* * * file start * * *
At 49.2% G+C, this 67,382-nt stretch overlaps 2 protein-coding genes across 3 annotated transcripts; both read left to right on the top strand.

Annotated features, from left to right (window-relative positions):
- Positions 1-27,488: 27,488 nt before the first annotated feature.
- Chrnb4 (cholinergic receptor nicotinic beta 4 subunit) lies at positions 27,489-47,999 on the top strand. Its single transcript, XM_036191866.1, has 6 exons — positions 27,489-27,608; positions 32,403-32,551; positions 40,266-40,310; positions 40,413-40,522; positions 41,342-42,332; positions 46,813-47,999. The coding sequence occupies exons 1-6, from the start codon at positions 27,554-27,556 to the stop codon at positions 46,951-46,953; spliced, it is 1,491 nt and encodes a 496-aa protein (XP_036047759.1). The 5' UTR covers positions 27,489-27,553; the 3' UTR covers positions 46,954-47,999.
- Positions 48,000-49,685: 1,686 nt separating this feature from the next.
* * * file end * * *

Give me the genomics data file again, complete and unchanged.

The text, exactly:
At 49.2% G+C, this 67,382-nt stretch overlaps 2 protein-coding genes across 3 annotated transcripts; both read left to right on the top strand.

Annotated features, from left to right (window-relative positions):
- Positions 1-27,488: 27,488 nt before the first annotated feature.
- Chrnb4 (cholinergic receptor nicotinic beta 4 subunit) lies at positions 27,489-47,999 on the top strand. Its single transcript, XM_036191866.1, has 6 exons — positions 27,489-27,608; positions 32,403-32,551; positions 40,266-40,310; positions 40,413-40,522; positions 41,342-42,332; positions 46,813-47,999. The coding sequence occupies exons 1-6, from the start codon at positions 27,554-27,556 to the stop codon at positions 46,951-46,953; spliced, it is 1,491 nt and encodes a 496-aa protein (XP_036047759.1). The 5' UTR covers positions 27,489-27,553; the 3' UTR covers positions 46,954-47,999.
- Positions 48,000-49,685: 1,686 nt separating this feature from the next.